This allows me to have a great low profile red dot optic with a quick-detach method so I can switch to irons in a pinch of the red dot goes down. This setup doesn’t co-witness, but you can buy adapters for the hand guard listed below that do.
Change the Brake/Flash Hider
The stock brake on that comes with the Yugo M85 is actually a ‘booster’. It’s a traditional design that comes with many AK-pattern rifles but does not do a good job of flash suppression especially with a short barrel. The M26x1.5LH threads on the Yugo are very unique but there are a few companies like CNC Warrior or Manticore Arms that make replacement flash hiders for that thread pattern.
I went with the Manticore Arms ‘Eclipse’ flash hider which mimics the Smith Vortex flash hider for the AR-15. This design is excellent at reducing your flash signature and keeps those large fireballs tame.
Make it Comfortable and Expandable
The stock grip and hand guard on the Yugo are basic and dated. They offer no expansion ability and the grip is very uncomortable. Magpul and Manticore Arms make excellent replacements for these and you can take your pick. Magpul makes both a rubberized and regular version of their ‘K2’ grip which has a more much pleasant grip angle and Manticore Arms makes a ‘Renegade’ Yugo handguard that adds expansion slots to the hand guard area.
I added an IWC picatinny 1913 forward light mount to mine so I can easily add and remove a Surefire X300 if I feel like having a light on there.
Update the Controls
The stock charging handle is very small and slippery. I replaced mine with a larger knurled knob and I highly recommend doing this upgrade. It allows a much more secure grip of the charging handle and provides a rough surface to grip it even when it’s wet outside.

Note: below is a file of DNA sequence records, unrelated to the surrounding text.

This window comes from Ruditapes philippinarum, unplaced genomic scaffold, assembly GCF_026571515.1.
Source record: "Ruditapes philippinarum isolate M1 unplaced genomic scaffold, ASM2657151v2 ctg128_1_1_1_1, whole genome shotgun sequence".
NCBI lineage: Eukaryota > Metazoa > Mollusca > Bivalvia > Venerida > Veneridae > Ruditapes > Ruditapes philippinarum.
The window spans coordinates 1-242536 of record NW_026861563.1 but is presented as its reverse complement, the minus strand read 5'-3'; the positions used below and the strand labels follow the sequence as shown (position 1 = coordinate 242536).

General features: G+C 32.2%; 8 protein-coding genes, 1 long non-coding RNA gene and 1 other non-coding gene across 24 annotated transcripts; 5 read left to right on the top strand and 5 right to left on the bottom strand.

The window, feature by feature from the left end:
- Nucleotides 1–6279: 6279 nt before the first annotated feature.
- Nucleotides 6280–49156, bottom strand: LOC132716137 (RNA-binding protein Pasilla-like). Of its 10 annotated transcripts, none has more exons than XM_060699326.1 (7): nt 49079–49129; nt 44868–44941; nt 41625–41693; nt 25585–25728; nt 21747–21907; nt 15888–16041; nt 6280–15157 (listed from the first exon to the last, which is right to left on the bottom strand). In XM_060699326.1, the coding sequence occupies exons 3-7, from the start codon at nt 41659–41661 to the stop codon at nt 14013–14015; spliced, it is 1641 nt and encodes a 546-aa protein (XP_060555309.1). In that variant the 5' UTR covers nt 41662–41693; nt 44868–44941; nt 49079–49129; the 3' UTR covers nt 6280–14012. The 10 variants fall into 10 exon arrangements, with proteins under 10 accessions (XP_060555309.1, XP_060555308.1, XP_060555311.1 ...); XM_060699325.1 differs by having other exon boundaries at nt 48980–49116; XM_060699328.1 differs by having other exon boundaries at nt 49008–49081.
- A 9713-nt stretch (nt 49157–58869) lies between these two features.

The stock safety level is also an issue for the Yugo. Unfortunately we can’t make it ambidextrous (which I go into below) but we can add a metal ‘tab’ to allow manipulation of the safety without moving your finger from the trigger. These add on safety ‘tabs’ are made by Krebs and can be installed easily.
QD points are also all the rage right now for slings and such. I retrofitted an IWC MOE flush QD cup to fit in the corner of the hand guard for a front sling-point. Pair that with the QD cup that comes with the Magpul CTR stock and the Noveske end-plate on the receiver adapter – you’ve got a nice modern setup!
The Bad: Ambidextrous Controls and Bolt Hold Open (BHO)
Unfortunately for the Yugo it’s not ambidextrous in nature for the controls and there is no bolt hold open on your last round. This is where the AR-15 obviously excels past the AK-pattern. You can overcome the lack of ambidextrous controls with training – but the bolt hold open is pretty annoying.
With that said I still love the M85NP and I am extremely happy with this purchase and I would recommend the M85 to anyone looking for a 5.56 chambered AK-pattern rifle. Most of the people I invite to shoot it actually like the recoil much more than an AR-15 and say that the M85 is more fun. Who knew?